Either Sergeant Broyer or the other Conway Officer told Lieutenant Nolet that Wiggin was, in that officer's words, a " police groupie" who had applied for a job as an officer several times but was unable to pass the physical agility portion of the examination. Lieutenant Nolet acknowledged at the hearing that, as she understood the term, a " police groupie" is a person who wants to spend time around the police and get in their good graces. She also explained, however, that she did not give the term much weight when she first heard it used to describe Wiggin.

Sergeant Broyer also told Lieutenant Nolet that Wiggin had experienced " a few scrapes" with the Conway Police Department in the past. Sergeant Broyer said that Wiggin had been convicted in the Carroll County Superior Court of uttering

Page 169

a false prescription for Vicodin by altering the quantity of pills from 30 to 80.[1] As Lieutenant Nolet was aware at the time, this is a felony under New Hampshire law. See N.H.Rev.Stat. Ann. ยง 318-B:2, VIII. Sergeant Broyer also told Lieutenant Nolet that, when the police confronted Wiggin about the prescription, he " immediately confessed his guilt" to the charge. Lieutenant Nolet did not ask Sergeant Broyer when Wiggin's conviction, or the underlying conduct, had occurred. Nor did Lieutenant Nolet ask Sergeant Broyer about any of Wiggin's other " scrapes" with the Conway Police Department. Lieutenant Nolet claims to have been unaware of any other criminal activity by Wiggin at the time she concluded her conversations with the Conway officers.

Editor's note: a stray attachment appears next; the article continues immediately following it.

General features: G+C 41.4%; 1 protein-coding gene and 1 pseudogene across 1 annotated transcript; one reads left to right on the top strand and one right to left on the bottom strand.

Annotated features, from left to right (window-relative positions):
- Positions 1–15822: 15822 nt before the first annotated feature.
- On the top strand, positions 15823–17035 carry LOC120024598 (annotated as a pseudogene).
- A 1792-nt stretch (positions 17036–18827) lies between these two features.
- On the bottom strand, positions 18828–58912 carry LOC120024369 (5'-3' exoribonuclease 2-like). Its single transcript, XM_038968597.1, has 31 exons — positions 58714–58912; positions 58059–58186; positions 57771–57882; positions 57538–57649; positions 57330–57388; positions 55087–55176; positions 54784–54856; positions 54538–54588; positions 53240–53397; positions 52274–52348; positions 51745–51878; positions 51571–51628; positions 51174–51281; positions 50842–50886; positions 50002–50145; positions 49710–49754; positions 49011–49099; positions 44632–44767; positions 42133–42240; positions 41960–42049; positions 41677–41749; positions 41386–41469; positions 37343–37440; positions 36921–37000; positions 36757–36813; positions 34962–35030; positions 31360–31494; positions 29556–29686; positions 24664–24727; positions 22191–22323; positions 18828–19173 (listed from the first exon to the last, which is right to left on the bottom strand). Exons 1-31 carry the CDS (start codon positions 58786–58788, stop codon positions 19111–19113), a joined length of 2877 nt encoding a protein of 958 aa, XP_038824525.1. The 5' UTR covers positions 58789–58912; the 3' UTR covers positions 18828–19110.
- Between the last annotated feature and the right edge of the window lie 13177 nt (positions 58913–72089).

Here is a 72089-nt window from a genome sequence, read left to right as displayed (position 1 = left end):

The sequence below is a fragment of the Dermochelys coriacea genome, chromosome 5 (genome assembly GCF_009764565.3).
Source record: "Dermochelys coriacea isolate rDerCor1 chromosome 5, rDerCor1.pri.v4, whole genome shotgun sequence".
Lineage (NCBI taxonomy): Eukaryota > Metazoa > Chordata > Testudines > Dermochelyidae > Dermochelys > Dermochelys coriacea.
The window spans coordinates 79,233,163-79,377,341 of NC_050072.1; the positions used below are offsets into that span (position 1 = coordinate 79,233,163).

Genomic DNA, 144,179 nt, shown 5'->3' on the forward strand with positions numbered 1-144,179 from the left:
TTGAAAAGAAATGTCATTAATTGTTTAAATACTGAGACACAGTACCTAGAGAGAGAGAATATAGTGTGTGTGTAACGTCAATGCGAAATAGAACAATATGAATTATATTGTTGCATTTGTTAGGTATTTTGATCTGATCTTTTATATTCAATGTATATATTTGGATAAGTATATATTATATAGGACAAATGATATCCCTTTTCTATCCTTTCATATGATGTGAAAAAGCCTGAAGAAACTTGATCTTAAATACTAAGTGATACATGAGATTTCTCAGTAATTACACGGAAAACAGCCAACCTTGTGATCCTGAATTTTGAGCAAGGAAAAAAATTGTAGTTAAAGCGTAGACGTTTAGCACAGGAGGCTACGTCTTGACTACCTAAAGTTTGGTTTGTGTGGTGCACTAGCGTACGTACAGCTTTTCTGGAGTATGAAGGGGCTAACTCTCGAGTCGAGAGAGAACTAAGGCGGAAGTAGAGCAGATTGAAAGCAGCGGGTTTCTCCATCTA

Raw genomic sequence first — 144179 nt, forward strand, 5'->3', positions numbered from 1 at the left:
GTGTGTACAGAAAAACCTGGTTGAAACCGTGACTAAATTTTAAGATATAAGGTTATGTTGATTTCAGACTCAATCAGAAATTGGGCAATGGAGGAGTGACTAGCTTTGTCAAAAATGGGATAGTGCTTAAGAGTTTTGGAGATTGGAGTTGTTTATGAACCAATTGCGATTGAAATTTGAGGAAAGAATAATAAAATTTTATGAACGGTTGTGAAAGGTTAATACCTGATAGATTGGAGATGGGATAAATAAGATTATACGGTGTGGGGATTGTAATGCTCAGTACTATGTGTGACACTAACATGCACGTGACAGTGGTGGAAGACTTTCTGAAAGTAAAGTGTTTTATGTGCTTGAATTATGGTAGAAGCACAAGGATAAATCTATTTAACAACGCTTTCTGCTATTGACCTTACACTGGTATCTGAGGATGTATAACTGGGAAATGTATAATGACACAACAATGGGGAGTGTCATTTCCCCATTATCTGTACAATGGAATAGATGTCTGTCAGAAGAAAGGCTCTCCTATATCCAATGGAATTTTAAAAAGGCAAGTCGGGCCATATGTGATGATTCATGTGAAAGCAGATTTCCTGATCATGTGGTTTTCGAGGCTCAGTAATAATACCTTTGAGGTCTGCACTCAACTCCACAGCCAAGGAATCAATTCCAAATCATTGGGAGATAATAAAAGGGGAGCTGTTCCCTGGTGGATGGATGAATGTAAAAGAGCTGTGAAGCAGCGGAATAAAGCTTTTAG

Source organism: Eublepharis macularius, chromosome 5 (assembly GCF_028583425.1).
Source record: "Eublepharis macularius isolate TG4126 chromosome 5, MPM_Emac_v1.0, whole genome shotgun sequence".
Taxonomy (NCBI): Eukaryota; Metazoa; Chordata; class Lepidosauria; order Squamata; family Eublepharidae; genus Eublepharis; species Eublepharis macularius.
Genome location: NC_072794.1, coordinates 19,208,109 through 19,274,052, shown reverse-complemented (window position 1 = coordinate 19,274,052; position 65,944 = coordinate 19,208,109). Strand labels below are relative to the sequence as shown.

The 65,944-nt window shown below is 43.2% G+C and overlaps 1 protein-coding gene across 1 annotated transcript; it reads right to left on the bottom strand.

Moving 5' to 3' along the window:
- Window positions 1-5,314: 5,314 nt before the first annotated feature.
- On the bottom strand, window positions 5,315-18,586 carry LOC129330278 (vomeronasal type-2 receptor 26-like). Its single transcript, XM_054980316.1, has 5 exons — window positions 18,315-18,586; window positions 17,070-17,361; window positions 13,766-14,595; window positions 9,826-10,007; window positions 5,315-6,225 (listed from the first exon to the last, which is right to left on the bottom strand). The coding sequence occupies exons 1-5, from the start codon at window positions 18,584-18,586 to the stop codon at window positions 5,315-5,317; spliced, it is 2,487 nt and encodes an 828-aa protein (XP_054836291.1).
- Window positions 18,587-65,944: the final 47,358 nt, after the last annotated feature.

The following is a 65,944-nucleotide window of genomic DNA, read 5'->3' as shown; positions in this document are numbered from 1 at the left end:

As it turns out, Wiggin had convictions for other offenses, including simple assault (in 2001), misusing an emergency vehicle (in 2003), and bail jumping (also in 2003, but arising out of a separate incident). He had also been charged with receiving stolen property (in 1998), shoplifting (in 1999), and felonious sexual assault (in 2001), though all of these charges were ultimately dismissed. Aside from the felonious sexual assault charge, which was brought in the Carroll County Superior Court, all of the charges against were brought in the Conway District Court (now the Third Circuit Court, Conway Division) and had originated with the Conway Police Department. There is no evidence that Lieutenant Nolet knew about any of these various items of Wiggin's criminal history when she applied for the warrant. Again, Lieutenant Nolet never asked Sergeant Broyer what he meant when he said Wiggin had experienced " a few scrapes" with the Conway Police. She also did not perform a criminal records check on Wiggin.